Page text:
June 4 vigil takes on new meaning
Hong Kong has a new role as a source of information on the Tiananmen Square crackdown and as an outlet for political voices forbidden in the mainland, local activists say, after a record number of people attended Monday's memorial.
The Alliance in Support of Patriotic Democratic Movements of China, which organised the Victoria Park vigil to mark the June 4, 1989, anniversary, estimated that one-tenth of the 180,000 attendees were from the mainland. Police put overall crowd numbers at 85,000.
'In the past, we were the only Chinese city to hold large-scale memorials ... but almost all participants were Hongkongers,' said Richard Tsoi Yiu-cheong, vice-chairman of the alliance. 'Now mainlanders are getting information [about the crackdown] that is forbidden in the mainland.'
The alliance raised HK$2.3 million on Monday night, about 80 per cent more than last year. Of that, about HK$24,000 were in Chinese yuan, up 25 per cent from last year.
Alliance chairman Lee Cheuk-yan also said: 'The biggest change in Hong Kong's role is the level of interaction. Mainlanders are now utilising freedoms in Hong Kong to express their emotions and their wishes for democracy.'
Lee said he found it encouraging to meet some mainlanders who were attending the vigil for the third time, and believed local youths contributed to the record turnout.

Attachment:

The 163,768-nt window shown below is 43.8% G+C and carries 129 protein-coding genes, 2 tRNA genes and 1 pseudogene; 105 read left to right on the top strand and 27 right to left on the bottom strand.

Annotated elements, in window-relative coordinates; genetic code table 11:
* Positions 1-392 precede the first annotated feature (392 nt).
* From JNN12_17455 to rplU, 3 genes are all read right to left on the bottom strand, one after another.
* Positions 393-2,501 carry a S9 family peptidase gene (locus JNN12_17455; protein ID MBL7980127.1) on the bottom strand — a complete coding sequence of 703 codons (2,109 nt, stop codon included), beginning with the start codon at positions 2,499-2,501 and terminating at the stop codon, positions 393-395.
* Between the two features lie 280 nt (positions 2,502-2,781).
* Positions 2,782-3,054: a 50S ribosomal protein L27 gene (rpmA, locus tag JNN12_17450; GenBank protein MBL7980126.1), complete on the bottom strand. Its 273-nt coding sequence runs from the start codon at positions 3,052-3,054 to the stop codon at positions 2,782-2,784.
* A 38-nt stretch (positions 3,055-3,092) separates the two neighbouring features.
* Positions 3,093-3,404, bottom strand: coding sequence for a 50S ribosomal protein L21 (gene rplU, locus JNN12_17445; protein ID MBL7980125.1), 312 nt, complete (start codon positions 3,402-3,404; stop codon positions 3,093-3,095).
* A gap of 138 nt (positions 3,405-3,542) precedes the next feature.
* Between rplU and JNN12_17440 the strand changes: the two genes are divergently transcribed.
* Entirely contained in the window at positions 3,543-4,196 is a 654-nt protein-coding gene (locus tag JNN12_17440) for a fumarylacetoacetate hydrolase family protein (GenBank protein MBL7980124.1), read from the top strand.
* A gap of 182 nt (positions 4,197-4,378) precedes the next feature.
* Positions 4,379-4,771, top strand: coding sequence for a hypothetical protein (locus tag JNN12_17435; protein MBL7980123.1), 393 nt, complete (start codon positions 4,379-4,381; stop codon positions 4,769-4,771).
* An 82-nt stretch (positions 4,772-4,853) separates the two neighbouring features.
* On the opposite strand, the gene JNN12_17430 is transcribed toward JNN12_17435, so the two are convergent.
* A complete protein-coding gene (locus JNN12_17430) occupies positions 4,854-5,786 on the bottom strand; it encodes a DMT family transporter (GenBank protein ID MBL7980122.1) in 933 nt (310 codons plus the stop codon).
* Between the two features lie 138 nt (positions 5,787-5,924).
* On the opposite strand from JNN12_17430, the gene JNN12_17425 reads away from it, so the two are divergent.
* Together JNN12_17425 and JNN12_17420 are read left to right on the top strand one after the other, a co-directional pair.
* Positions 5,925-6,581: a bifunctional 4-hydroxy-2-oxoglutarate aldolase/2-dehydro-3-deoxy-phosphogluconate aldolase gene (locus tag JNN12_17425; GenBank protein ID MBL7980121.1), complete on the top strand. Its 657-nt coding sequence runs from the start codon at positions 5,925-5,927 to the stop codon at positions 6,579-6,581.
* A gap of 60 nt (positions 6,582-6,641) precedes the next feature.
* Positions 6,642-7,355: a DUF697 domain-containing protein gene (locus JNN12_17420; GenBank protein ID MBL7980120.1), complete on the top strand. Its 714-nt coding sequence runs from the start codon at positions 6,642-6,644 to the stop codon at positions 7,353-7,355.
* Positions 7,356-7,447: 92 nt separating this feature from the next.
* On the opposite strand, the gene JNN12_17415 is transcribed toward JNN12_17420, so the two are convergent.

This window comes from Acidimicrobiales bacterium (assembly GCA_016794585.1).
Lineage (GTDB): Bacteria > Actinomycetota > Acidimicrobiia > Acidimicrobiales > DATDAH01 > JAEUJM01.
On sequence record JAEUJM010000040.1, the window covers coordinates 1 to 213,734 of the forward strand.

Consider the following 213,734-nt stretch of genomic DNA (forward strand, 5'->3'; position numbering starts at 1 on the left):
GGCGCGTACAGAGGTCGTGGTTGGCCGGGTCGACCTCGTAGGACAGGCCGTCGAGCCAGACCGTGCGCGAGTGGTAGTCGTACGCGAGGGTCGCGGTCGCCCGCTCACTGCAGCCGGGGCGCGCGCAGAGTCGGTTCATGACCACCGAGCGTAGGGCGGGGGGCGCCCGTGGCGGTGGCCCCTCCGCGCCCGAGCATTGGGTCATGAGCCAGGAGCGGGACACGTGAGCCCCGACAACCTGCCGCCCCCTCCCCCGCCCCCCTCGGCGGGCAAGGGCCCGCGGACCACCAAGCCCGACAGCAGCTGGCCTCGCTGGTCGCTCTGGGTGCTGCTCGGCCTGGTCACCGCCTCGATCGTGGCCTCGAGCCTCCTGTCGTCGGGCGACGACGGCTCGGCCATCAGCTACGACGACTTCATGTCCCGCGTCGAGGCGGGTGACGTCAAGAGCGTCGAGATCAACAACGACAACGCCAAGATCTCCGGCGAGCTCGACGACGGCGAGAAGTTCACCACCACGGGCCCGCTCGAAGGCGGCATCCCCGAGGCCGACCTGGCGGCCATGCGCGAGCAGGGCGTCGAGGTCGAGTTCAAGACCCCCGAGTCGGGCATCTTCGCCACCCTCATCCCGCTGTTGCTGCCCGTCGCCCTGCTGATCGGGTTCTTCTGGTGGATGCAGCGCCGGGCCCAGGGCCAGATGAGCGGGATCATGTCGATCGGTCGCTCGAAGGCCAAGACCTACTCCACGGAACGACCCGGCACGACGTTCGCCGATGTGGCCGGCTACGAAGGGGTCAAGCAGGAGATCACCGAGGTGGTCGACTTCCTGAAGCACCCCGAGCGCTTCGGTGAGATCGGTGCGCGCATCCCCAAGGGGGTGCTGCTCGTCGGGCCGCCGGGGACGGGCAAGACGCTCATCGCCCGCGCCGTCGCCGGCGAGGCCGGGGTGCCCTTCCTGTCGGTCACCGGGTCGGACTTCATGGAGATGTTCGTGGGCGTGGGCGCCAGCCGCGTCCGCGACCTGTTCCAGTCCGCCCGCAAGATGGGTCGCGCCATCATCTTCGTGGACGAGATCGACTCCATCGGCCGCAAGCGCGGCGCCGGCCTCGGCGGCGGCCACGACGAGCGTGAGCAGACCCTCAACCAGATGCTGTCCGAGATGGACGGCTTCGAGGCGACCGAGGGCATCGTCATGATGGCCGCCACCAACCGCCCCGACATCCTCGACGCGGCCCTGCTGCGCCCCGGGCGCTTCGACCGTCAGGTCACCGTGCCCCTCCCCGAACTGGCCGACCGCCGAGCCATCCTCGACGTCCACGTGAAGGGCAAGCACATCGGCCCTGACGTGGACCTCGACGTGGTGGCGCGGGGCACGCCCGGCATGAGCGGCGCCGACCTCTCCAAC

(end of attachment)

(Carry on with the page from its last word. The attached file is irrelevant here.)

Chief Secretary Stephen Lam Sui-lung was asked to comment on yesterday's record, and whether he would join such events after leaving his post, but he only reiterated that 'the government has always respected people's right to express their views and will continue to do so'.
Students and civilians holding pro-democracy protests in and around Tiananmen Square in 1989 died during the military crackdown. Death toll estimates range from the hundreds to the thousands.
For 24-year-old clerk Lam Zhuzhu, who arrived in the city from Shenzhen on Monday afternoon, the memorial activities in Hong Kong were eye-opening.
She said she 'came especially for the candlelight vigil and the museum', which held an event in Sham Shui Po, where she read a book about the crackdown. 'I knew nothing about the crackdown until two years ago, when I read it from Hong Kong newspapers.'
Lam, who left Hong Kong yesterday, said she would encourage her friends to join her next year. 'I hope the city will influence democratic development in the mainland, instead of the reverse. Otherwise the city will be controlled by Beijing,' she said.
Fang Zheng, whose legs were crushed by a tank in the Tiananmen crackdown, said the large mainland contingent at the vigil reflected Hong Kong's key role in pushing forward the democratic movement on the mainland.
'I have met many travellers from the mainland these past few days. I'm very touched. They are suppressed in the mainland and don't dare express their views. But in Hong Kong, they can speak their minds,' he said.
'It's not easy to maintain democracy in Hong Kong, but freedom must be maintained for the city to unleash its power,' he said in a visit to democracy advocate Szeto Wah's grave yesterday. Fang leaves for his home in the United States today.
While there were views that Hong Kong could transform into a base for mainland activists, Chinese University political scientist Ma Ngok was sceptical about this idea. Still, Ma believes Hongkongers will continue to take centre stage in pro-democracy activities.
Veteran China-watcher Johnny Lau Yui-siu agreed with Ma, but expressed worry at pressure from Beijing. 'There will continue to be a struggle between civil and institutional forces in [Hong Kong] because the central government wants less and less of these activities,' he said.